Some of the highlights and challenges of last year are included in the City of Dawson Creek's 2010 Annual Report that was released recently. The report is a detailed summary of the corporation's operations in 2010, including the goals and objectives set by city council and each of the city's departments and the performance standards by which those goals were measured, and the goals and objectives going into this year. It also includes audited financial statements for 2010.
The report will be presented to council for approval at its annual meeting on July 18, but council is seeking input from residents prior to the report being approved.
“We put out this annual report so people can learn more about the community they live in, and we encourage everybody to go online and read it – or if you want a hard copy, you can come down to City Hall – and take a few minutes to see how great your community really is,” said Mayor Mike Bernier.
He said one of the highlights for him in the report is the amount of private investment and new construction that happened last year – 276 new business licences were issued and the value of building permits totaled a record-setting $59 million.
“When most of the country was still trying to get out of an economic downturn, it was one of our busiest year's on record,” said the mayor.
He said it also encouraging to see all the new houses going up and the new residents moving into them – new residential housing starts totalled 76 units in 2010.
“We're seeing a lot of new families move in, and it's really great to get out and meet them and start to hear their issues and concerns and get them involved in the community,” said Bernier.
Of course, a prolonged drought caused the City to implement Stage 4 water restrictions – the highest level possible – last August. The mayor said while the city can`t control the weather, the water shortage did emphasize the need for a new water reservoir to increase the city`s stored capacity, and for the council to implement changes to the city`s water and sewer rate structure.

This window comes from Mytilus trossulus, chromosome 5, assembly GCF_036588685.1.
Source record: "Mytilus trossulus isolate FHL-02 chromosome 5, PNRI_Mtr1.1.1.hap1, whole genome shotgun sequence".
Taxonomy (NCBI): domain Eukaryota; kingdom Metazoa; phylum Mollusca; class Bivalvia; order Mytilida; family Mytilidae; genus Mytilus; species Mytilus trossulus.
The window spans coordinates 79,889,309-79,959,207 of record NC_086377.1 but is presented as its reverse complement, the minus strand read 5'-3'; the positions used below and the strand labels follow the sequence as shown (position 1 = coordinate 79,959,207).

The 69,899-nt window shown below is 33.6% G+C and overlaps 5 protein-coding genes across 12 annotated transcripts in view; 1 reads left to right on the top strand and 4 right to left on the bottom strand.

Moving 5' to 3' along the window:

Those changes were approved late last year and implemented at the beginning of this year, and they have caused quite a bit of controversy, as many residents and business owners are irate over substantial increases to their water bills. City council has maintained the new rate structure is necessary to ensure the physical and financial sustainability of the city`s water and sewer systems, and Bernier said he is not worried about the political consequences of that decision heading into a civil election later this year.
“I don't make my decisions based on if it's going to be popular in the community and get me re-elected – it's is this going to be the right thing for the citizens of Dawson Creek and to make sure the city runs properly. We worked for three years to get all of the information and come up with a plan to have our water fund sustainable so we can continue running the water system.”
Preliminary work begun in 2010 on the new Calvin Kruk Centre for the Arts, being constructed inside in the old post office building downtown. The project hit a snag last October after bids for construction came in substantially over the approved budget, forcing council to seek voter consent to borrow up to $4 million to cover any shortfalls once the project was re-tendered.
Bernier said it was clear from the town hall meetings held and the counter-petition process that the majority of the community supported the project and wanted to see it move forward.
“The arts community is a big part of Dawson Creek, and obviously they were 100 per cent behind this. If you look at any community, they need to have an arts centre, it's kind of an anchor and all part of our well-being of life.”
Council also pursued another ambitious project last year, finalizing a deal with Shell Canada in September that would see the company fund the majority of the construction cost for a facility to treat the citys effluent water in exchange for a large proportion of that treated product over 10 years to use in its natural gas operations. Councils goal was to provide local oil and gas companies with an alternative to using potable water in their operations.
That project was also met with controversy, as some residents questioned whether it was the best deal the city could have got to build the facility, some business owners expressed concerns about there not being enough product available to them once Shell took its portion, and even local pilots were concerned about the resulting reduction to their floatplane base at the airport.
Bernier said council remains firmly behind the agreement.
“It just makes sense when you're trying to save water in your community and trying to reduce the amount of water industry is using to do something like this. Somebody else is paying for it, it's going to save our water, it's keeping the industry in town – there's just so many positives with it that it made sense from council's perspective that we had to pursue this.”
For those interested in providing feedback on the annual report, written comments received before July 12 will be included in the agenda for the July 18 annual meeting, though comments will still be received at the meeting prior to the final approval of council. For enquiries about the report, contact Brenda Ginter, director of corporate administration, by fax at 250-782-3202, by email at firstname.lastname@example.org or by mail at Box 150, Dawson Creek, B.C., V1g 4G4.
The full annual report has been attached here for your convenience.